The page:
“Blind is he who does not believe in my fortune,” Napoleon is reported to have said after their confrontation.
It would be nearly two years before Dumas would see home and family. On the way back, a storm forced Dumas’ ship to land at Naples, where he was taken prisoner by “a shadowy Italian group called the Holy Faith Army, which hoped to ransom him to France,” Reiss writes. “But in fact, Napoleon basically uses this as an excuse to get rid of Dumas, and Dumas just languishes in this horrible dungeon.”
Reiss’ impassioned absorption with Dumas’ fate has yielded a deeply researched biography in which even footnotes make for fascinating reading.
After two years of mistreatment and poisoning, Dumas is released from prison a broken man: blind in one eye and deaf in one ear, Reiss says. Yet he still wanted to serve France. Again and again he offered his service to Napoleon, but he waited in vain to be restored to active duty. Napoleon continued to punish Dumas’ wife and children even after his death, denying them the general’s pension.
Channeling Dumas the novelist, Reiss links the general’s confinement to the fictional imprisonment of Edmund Dantes. He presents a plausible case for Dantes, Monte Cristo’s wronged hero, as an avatar of the betrayed general.
Did Napoleon’s hostility contribute to the general’s premature death from stomach cancer at age 44? Not directly. But Reiss’ case is a metaphysical one. The profession that had given meaning to Dumas’ life was moved beyond his reach.
As Reiss explains, Dumas’ ascendency as a black man through the white ranks of the French army reflected a key turning point in the history of slavery and race relations. In a world where slavery was a fact of life, revolutionary France not only freed its slaves, but also created a society where men of color could compete head-to-head against whites and rise as high as talent would take them.
All that ended when Napoleon seized power, Reiss says. As emperor, Napoleon imposed cruel race laws. He rescinded many of the revolution’s enlightened racial policies. He seeded the government with overtly racist bureaucrats. He banned from living in Paris all soldiers of color who had retired or been discharged.
Reprehensibly, he reinstituted slavery in the colonies, “sending an invasion force to Saint-Domingue with orders to kill or capture any black who wore an officer’s uniform,” Reiss says.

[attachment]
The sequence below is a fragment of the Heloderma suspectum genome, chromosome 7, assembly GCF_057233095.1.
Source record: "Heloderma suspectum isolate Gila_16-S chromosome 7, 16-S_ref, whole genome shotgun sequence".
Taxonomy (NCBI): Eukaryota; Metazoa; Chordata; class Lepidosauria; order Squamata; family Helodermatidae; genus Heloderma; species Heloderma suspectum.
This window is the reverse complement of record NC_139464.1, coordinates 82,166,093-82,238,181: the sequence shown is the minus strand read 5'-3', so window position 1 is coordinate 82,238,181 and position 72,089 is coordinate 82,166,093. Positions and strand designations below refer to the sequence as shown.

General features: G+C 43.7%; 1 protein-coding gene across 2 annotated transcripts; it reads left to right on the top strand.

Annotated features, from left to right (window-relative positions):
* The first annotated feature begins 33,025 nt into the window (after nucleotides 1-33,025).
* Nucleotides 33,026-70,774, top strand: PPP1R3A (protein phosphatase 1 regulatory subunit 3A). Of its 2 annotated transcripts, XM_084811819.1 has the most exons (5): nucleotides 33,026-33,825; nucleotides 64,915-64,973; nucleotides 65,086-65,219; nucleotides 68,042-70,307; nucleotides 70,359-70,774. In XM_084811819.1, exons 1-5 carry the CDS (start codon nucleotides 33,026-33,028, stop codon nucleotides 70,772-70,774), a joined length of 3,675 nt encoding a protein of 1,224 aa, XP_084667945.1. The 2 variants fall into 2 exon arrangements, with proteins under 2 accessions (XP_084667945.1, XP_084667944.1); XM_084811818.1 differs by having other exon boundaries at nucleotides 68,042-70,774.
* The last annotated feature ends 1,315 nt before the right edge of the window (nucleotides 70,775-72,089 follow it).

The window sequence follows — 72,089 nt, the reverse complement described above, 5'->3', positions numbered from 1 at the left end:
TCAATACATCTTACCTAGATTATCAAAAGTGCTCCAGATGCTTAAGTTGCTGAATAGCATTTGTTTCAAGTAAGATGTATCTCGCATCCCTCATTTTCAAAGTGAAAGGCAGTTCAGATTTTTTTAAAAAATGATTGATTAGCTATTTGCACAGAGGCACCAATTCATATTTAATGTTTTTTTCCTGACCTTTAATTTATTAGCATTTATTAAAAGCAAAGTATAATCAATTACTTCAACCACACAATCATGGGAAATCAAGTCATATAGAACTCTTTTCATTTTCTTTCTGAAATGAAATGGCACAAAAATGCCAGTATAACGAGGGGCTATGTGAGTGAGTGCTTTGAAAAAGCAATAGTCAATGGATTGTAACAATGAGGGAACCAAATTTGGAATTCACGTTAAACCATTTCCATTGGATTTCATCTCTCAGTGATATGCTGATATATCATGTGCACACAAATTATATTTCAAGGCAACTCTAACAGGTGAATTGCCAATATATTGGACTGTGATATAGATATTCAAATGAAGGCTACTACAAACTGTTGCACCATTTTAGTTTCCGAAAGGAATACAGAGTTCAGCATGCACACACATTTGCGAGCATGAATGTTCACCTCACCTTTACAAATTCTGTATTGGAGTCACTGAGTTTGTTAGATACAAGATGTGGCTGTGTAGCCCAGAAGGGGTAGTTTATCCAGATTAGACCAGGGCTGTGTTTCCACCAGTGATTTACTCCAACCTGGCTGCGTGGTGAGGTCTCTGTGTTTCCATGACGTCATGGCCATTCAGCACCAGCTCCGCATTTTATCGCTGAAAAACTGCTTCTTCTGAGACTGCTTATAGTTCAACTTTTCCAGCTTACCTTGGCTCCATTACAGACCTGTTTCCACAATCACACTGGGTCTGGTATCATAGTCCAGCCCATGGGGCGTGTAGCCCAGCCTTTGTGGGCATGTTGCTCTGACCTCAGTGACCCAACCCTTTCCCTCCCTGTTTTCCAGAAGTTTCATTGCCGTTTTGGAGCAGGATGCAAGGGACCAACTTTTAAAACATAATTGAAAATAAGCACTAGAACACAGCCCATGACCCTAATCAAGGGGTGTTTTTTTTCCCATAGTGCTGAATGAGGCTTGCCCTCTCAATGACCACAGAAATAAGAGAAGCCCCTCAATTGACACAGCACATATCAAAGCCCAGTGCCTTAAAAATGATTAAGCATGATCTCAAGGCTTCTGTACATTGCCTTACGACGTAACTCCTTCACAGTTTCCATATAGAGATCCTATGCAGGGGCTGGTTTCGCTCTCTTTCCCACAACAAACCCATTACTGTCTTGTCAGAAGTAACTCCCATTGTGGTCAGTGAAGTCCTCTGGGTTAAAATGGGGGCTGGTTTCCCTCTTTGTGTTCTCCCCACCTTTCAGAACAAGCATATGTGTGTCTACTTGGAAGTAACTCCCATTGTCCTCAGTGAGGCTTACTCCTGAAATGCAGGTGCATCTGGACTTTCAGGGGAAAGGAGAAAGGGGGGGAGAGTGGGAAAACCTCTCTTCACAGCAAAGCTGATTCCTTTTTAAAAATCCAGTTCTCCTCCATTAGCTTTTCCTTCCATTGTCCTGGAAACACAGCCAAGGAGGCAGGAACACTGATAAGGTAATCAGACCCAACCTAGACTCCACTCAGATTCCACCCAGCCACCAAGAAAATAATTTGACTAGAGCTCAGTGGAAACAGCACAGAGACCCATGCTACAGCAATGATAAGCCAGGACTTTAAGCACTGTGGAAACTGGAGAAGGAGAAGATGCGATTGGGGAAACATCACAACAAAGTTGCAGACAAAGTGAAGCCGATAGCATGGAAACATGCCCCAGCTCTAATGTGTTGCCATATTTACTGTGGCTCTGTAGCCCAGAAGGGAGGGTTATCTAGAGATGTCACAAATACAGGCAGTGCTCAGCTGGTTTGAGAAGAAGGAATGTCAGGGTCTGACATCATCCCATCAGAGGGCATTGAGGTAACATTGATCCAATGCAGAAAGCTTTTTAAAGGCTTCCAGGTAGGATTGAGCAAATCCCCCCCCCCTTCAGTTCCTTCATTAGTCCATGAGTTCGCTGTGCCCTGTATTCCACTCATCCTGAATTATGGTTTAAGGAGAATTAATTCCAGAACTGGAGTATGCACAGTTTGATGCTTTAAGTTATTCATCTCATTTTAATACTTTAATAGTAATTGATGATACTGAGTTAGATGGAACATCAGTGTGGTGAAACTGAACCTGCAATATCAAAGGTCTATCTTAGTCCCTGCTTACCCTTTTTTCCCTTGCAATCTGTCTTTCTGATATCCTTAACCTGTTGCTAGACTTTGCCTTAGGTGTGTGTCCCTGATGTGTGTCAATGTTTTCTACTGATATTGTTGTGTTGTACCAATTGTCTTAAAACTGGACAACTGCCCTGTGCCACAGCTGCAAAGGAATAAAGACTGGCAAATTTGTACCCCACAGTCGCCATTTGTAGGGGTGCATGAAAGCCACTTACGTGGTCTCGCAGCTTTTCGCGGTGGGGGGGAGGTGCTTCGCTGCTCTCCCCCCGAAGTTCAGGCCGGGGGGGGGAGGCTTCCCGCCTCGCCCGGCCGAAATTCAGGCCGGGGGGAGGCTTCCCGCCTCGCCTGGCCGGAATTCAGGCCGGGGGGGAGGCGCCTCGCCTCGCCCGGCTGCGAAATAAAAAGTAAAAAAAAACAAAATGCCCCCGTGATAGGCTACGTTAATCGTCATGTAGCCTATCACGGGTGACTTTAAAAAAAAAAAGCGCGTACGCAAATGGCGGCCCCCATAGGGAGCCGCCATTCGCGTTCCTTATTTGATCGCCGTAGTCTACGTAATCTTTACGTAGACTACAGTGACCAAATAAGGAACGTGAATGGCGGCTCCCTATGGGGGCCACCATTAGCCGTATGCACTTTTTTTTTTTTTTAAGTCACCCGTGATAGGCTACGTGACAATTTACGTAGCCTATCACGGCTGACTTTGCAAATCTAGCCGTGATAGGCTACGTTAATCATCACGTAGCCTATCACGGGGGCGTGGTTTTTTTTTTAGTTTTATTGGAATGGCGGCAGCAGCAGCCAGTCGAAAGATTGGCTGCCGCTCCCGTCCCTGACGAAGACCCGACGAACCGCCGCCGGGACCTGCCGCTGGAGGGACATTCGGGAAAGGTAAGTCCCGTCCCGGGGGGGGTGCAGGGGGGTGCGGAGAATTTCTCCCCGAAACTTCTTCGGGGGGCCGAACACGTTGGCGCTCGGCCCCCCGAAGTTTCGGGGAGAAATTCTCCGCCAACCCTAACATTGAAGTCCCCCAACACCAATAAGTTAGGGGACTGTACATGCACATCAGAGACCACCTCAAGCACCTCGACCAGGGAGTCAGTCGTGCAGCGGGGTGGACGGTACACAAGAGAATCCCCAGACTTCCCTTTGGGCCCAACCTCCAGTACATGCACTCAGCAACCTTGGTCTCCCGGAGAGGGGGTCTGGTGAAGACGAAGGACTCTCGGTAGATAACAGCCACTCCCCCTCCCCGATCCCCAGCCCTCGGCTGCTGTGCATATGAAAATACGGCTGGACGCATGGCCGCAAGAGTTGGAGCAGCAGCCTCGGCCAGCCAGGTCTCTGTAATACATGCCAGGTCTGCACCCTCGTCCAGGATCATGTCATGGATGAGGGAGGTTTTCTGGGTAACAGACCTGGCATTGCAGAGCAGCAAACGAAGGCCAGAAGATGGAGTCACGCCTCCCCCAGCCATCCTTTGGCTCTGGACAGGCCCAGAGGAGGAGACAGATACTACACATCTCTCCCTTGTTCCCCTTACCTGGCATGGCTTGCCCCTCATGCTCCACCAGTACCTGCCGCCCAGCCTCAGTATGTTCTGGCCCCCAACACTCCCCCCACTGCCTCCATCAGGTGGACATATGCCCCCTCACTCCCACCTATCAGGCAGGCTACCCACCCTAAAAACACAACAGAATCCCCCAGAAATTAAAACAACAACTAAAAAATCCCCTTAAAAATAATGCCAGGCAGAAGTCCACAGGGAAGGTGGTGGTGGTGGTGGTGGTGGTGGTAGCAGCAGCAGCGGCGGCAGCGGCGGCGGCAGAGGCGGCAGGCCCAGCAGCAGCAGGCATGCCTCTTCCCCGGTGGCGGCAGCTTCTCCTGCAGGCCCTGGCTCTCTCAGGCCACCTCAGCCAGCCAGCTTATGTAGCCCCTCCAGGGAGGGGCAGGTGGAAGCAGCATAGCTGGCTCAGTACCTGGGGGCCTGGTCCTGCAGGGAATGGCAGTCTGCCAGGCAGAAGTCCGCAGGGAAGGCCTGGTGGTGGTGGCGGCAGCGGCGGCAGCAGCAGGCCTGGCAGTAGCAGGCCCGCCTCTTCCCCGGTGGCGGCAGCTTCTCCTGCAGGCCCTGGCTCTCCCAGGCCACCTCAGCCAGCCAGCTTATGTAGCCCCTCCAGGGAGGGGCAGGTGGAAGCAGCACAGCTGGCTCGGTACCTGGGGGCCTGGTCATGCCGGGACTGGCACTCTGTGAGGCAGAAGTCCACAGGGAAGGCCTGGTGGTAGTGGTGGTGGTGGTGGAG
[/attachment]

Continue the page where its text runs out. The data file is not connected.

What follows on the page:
In Saint-Domingue, the French encounter Toussaint Louverture, one of the most fascinating and important figures in New World history, according to Madison Smartt Bell, author of Toussaint Louverture, a Biography.
Toussaint, a brilliant ex-slave general, fought an army led by Napoleon’s brother-in-law to a standstill. Called “a cannibal of the slave republic” by Thomas Jefferson, Toussaint is credited with leading the only successful slave revolt in the history of the world.
Unable to be vanquished on the battlefield, Toussaint was tricked and arrested. Napoleon ordered that Toussaint be imprisoned in the Alps and murdered by lack of food and warmth.
The lives of two extraordinary ex-slaves, born in the same slave colony, who rose to fame as soldiers, intersect the life of Napoleon. In the end, both see their dreams destroyed by the French dictator.
There are many Napoleon Bonapartes. There is the heroic Napoleon, who fired the imagination of writers and filmmakers. There is the mythical Napoleon, subject of countless stories that praise his battlefield brilliance. There is also Napoleon the villain. On this last point, Reiss peeks behind the curtain of glory and finds a racist despot who perverted the ideals of the French Revolution in his quest for empire.
About the Book Review Author
Gary Rawlins is a Washington, D.C. area journalist and Civil War historian.